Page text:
« 前へ次へ »
Who can describe the hopeless, silent pang
That speaks no more to the fond meeting eye
Too faithful heart! thou never canst retrieve
Patience, consoling majil, may yet be thine-
Psyche, Canto VI.
HAGAR IN THE DESERT.
Injured, bopeless, faint and weary,
Sail, indignant, and forlorn,
Hagar leads the child of scorn.
Painted in that tearless eye,
Langnish unrelieved, and die?
Perishing with thirst he lies;
Piteous as for aid he cries.
Wild she rushes from the sight;
Can she see her soul's delight?
Cast upon the burning ground,
Mercy have thy sorrows found.
Comes thy great distress to cheer;
See, divine relief is near.
Wherefore vainly dost thou mourn?
From thy dream of woe awake thee,
To thy rescued child return.
Sparkling mid those fruitful trees!
Smile for thee green bowers of ease. " In the hour of sore affliction
God hath seen and pitied thee;
Thou henceforth his care shalt be. “ Be no more by doubts distressed,
Mother of a mighty race!
Thou hast found a resting-place.”
Thou, poor soul, all desolate,
Found thee, in thy abject state :
Mid the desert of the world ;
From thy cherished pleasures hurled :
Calls thee from thy sorrow vain ;
Bless the salutary pain.
Lo! the well of life be shows;
Bids thee find thy true repose.
Open to thy hopes secure;
Or an heavenly kingdom sure.
How withered, perished seems the form
Of yon obscure, unsightly root! Yet from the blight of wintry storm
It hides secure the precious fruit. The careless eye can find no grace,
No beauty in the scaly folds, Nor see within the dark embrace
What latent loveliness it holds.
Yet in that bulb, those sapless scales,
The lily wraps her silver vest,
Shall kiss once more her fragrant breast.
The undelighting, slighted thing;
In silence let it wait the spring.
In gloom upon the barren earth,
Uninjured lies the future birth!
Hope's patient smile shall wondering view;
As her soft tears the spot bedew.
The sun, the shower indeed shall come;
And nature bid her blossoms bloom.
Shalt, from thy dark and lowly bed,
Unveil thy charms, and perfume shed;
Unsullied from their darksome grave-
In the mild breeze unsettered wave,
So Faith shall seek the lowly dust
Where bumble Sorrow loves to lie,
And watch with patient, cheerful eye;
And bear her own degraded doom,
Eternal Spring! shall burst the gloom.
ON RECEIVING A BRANCH OF MEZEREON WIIICII FLOWERED
Odors of Spring, my sense ye charm
With fragrance premature;
poem was the last ever composed by the author, who expired at the place where it was written, after six years of protracied malady, on the 241h of March, 1810, in the thirty-seventh year of her age. Her fears of death
And, mid these days of dark alarm,
Almost to hope allure.
To tell of brighter hours,
Her sunny gales and showers.
The powers of life restore;
Shall see her charms no more.
Beloved friends, adieu!
Could I resign but you.
That rends my soul from life,
Through each convulsive strise,
of terror and regret,
Clings close and closer yet.
Thus mortally opprest?
And bid thy terrors rest!
Thine heavenly being trust!
Still shuddering clings to dust.
With love's own patient care,
Still pour the fervent prayer :
No more, nor voice my ear,
And shed the pitying tear,
My grateful thoughts perceive,
My last sad claim receive!
Forget alone her faults;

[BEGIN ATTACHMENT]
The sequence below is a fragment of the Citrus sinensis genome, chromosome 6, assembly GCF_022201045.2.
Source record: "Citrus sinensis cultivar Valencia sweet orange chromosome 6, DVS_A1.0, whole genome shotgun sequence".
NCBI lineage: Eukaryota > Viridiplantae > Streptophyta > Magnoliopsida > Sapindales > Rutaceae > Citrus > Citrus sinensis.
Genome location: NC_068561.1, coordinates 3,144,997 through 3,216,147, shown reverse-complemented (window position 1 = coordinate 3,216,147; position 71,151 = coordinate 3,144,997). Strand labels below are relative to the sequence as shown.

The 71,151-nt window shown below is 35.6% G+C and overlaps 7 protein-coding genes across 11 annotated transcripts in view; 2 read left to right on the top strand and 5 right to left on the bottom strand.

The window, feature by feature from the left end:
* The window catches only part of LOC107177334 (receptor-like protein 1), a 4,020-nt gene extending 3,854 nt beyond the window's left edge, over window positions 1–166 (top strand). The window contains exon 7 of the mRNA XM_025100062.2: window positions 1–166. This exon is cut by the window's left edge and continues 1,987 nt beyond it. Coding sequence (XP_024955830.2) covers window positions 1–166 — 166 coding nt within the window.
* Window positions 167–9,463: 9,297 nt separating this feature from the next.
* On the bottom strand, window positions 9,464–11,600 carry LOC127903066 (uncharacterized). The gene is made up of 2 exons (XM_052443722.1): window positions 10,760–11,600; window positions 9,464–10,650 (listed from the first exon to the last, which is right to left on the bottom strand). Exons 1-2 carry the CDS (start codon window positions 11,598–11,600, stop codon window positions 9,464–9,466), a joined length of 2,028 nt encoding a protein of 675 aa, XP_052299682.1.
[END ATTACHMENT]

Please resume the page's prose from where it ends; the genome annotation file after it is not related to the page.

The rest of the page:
were entirely removed before she quilted this scene of trial and suffering; and her spirii departed to a better state of existence, confiding with heavenly joy in the acceptance and love of her Redeemer.
RICHARD CUMBERLAND, 1722–1811.
RICHARD CUMBERLAND, a celebrated dramatic and miscellaneous writer, was born under the roof of his maternal grandfather, the celebrated Dr. Richard Bentley,' on the 29th of February, 1722. After the usual preparatory studies, he was admitted into Trinity College, Cambridge, where he graduated with distinguished honor in 1750. Soon after this, while pursuing his studies at the university, he received an invitation from Lord Halifax 10 become his private and confidential secretary. Accordingly he proceeded to London, where he published his first offering to the press-a churchyard Elegy, in imitation of Gray's. It made but little impression. “The public,” he observes, “were very little interested in it, and Dodsley as little profited.” Soon after this, he published his first legitimate drama, “The Ba. nishment of Cicero;" but it was not adapted for the stage, and it afterwards appeared as a dramatic poem.
In 1759, he married Elizabeth, the only daughter of George Ridge, Esq., of Kilminston, and through the influence of his patron, Lord Halifax, was appointed crown agent for Nova Scotia ; and in the next year, when that nobleman, on the accession of George III., was made lord- lieutenant of Ireland, Cumberland accompanied him as secretary. He now began to write with assiduity for the stage, and produced a variety of plays, of which the most successful was the comedy of “The West Indian," and thus he became known to the literary and distinguished society of the day. The character of him by Goldsmith, in his “ Retaliation," is one of the finest compliments ever paid by one author to another.2
In 1780, Cumberland was sent on a confidential mission to the courts of Madrid and Lisbon, to induce them to enter into separate treaties of peace with England. But he failed to accomplish the object of his mission, and returned in 1781, having contracted, in the public service, a debt of five thousand pounds, which Lord North's ministry meanly and unjustly refused 10 pay. He was compelled, therefore, to sell all his paternal estate, and retire to private life. He fixed his residence at Tunbridge Wells, and there poured forth a variety of dramas, essays, and other works: among which were “Anecdotes of Eminent Painters in Spain;" a poem in eight books entitled “Calvary, or the Death of Christ,” and another called the “Exo.
See “Compendium of English Literature,'' p: 429.
? Here Cumberland lies, having acted his parts,
THE TERENCE OF ENGLAND, THE MENDER OF HEARTS;